Rohingya refugees get soaked after failing to find accommodation at Kutupalong refugee camp of Cox’s Bazar in Bangladesh in September 2017. The International Criminal Court is deliberating whether to charge Myanmar for atrocities against the Rohingya. (Photo by Stephan Uttom/ucanews.com)
A second team from the International Criminal Court (ICC) is visiting Bangladesh to further investigate the killing and forced displacement of Rohingya Muslims in Myanmar in 2016 and 2017.
The ICC delegation, led by deputy prosecutor James Kirkpatrick Stewart, arrived in capital Dhaka on July 16 for a week of fact-finding.
The team on July 17 met with Bangladesh Foreign Secretary Shahidul Haque, Home Minister Asaduzzaman Khan and Law Minister Anisul Huq.
Members are due to leave for Cox's Bazar district, which accommodates up to one million Rohingya refugees forced out of Myanmar by military crackdowns, on July 19.
The following day, the team will talk to government officials, aid workers and refugees before leaving the country on July 22, according to the UNB news agency of Bangladesh.
Bangladeshi officials declined to release details of the visit.
"All I can say is that the ICC team had successful meetings with our foreign secretary, home minister and myself over the Rohingya issue," Law Minister Anisul Huq told the BBC Bengali Service on July 17.
Abul Kalam Azad, head of the state-run Refugee Relief and Repatriation Commission, was also unable to elaborate.
"We know the team will visit Cox's Bazar but we are not aware what they will do and whom they will talk to," Azad told ucanews.com. "We will facilitate them as necessary."
The ICC sent a similar delegation in March.
The latest visit coincides with the U.S. government imposing sanctions on Myanmar's top military leaders over the treatment of Rohingya.
The Hague-based ICC on June 26 formed a pre-trial chamber with three judges to hear a request to open a full investigation into atrocities. The judges will decide whether there is "a reasonable basis" to proceed with such an inquiry.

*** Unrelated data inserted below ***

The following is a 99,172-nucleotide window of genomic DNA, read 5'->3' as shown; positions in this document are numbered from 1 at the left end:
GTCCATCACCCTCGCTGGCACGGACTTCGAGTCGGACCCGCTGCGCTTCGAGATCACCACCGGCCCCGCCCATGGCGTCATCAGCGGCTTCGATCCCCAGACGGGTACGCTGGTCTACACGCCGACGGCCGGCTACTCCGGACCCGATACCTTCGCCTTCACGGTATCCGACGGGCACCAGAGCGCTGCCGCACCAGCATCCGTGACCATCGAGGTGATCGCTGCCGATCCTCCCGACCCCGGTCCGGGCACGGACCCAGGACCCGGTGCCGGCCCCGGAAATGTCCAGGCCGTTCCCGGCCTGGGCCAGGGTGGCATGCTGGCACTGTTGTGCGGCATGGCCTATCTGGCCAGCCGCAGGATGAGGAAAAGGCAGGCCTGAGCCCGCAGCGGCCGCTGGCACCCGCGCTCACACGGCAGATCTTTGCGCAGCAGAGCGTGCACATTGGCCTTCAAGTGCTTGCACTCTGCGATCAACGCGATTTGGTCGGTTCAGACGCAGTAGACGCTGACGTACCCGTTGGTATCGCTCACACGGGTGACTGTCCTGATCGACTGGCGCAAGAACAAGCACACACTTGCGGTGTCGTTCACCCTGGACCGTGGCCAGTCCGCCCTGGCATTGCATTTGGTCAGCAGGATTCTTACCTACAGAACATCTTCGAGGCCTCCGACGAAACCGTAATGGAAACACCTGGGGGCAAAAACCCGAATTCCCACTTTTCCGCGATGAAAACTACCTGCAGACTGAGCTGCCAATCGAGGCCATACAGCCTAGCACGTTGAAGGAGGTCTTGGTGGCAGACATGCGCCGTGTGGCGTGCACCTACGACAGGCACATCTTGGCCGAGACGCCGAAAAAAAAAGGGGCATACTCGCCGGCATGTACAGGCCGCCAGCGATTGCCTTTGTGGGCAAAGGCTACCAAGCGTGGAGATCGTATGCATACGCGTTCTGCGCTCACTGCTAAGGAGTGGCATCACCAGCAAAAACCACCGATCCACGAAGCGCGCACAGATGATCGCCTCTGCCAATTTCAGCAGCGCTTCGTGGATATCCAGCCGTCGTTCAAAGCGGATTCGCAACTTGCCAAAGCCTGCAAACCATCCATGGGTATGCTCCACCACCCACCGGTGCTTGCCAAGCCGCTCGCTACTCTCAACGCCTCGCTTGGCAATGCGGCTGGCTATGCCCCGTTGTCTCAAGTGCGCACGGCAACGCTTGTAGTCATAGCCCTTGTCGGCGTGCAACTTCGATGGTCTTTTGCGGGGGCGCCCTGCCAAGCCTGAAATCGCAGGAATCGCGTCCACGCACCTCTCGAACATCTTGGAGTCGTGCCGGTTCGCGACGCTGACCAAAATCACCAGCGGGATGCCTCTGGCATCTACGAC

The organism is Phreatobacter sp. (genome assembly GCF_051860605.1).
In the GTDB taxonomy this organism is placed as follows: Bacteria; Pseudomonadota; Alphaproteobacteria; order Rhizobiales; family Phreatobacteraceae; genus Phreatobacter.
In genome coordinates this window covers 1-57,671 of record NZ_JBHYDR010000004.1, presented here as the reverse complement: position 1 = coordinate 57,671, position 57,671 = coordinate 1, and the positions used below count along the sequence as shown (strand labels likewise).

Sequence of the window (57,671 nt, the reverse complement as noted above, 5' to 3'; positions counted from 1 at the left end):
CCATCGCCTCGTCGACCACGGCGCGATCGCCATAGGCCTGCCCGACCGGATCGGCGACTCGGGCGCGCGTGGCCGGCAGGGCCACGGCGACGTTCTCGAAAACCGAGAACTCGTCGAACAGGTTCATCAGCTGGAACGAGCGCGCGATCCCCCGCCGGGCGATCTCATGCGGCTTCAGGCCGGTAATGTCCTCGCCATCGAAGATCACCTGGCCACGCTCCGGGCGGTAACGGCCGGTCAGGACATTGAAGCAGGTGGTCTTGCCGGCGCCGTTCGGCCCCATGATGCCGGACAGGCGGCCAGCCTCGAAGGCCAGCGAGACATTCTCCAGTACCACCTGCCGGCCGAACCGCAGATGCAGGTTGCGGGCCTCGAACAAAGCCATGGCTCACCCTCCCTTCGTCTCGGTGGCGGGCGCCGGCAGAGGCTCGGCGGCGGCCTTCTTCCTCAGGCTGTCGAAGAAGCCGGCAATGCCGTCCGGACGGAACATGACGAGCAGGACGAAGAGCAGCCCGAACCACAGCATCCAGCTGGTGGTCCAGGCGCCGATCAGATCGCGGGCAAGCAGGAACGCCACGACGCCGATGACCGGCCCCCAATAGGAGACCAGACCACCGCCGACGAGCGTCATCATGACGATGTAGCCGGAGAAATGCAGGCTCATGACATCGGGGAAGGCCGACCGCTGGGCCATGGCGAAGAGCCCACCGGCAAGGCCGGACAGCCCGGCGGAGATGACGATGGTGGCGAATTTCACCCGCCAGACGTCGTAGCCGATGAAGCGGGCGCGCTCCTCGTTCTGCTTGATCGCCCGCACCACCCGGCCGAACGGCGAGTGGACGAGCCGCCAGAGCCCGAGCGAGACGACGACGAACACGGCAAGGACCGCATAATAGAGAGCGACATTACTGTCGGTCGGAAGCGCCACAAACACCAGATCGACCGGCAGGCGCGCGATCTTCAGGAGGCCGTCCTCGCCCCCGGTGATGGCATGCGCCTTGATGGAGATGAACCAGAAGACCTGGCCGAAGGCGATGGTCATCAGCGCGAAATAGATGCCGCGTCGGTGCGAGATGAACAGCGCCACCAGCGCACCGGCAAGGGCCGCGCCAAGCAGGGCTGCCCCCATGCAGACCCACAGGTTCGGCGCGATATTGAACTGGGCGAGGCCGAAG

Although Myanmar is not a member of the ICC, in September 2018 the court ruled that it has jurisdiction over some crimes because they were allegedly of cross-border nature and Bangladesh is a member.
"The court has jurisdiction over the crime against humanity of deportation allegedly committed against members of the Rohingya people," the ICC said at the time.
Nur Khan, a Dhaka-based rights activist, believes the latest visit signifies the ICC's laudable interest in delivering justice.
"We see a chain of moves from the ICC to hold Myanmar responsible for abuses against Rohingya, which surely gives hope to this long-persecuted minority for overdue justice," Khan told ucanews.com.
"Until now, Bangladesh wanted to solve the Rohingya crisis through diplomatic niceties with Myanmar, which failed. Now it needs to cooperate with the ICC so that justice can be done and Myanmar is pressured to act."
Rohingya refugee leaders say they will cooperate with the ICC delegation.
"Last time the ICC investigators talked to us we openly told them about the genocidal crackdown against us by the Myanmar military," Hashem Ali, 36, a Rohingya father of three from Kutupalong refugee camp, told ucanews.com.
"All we want is justice against violence, a safe return home and a peaceful life there."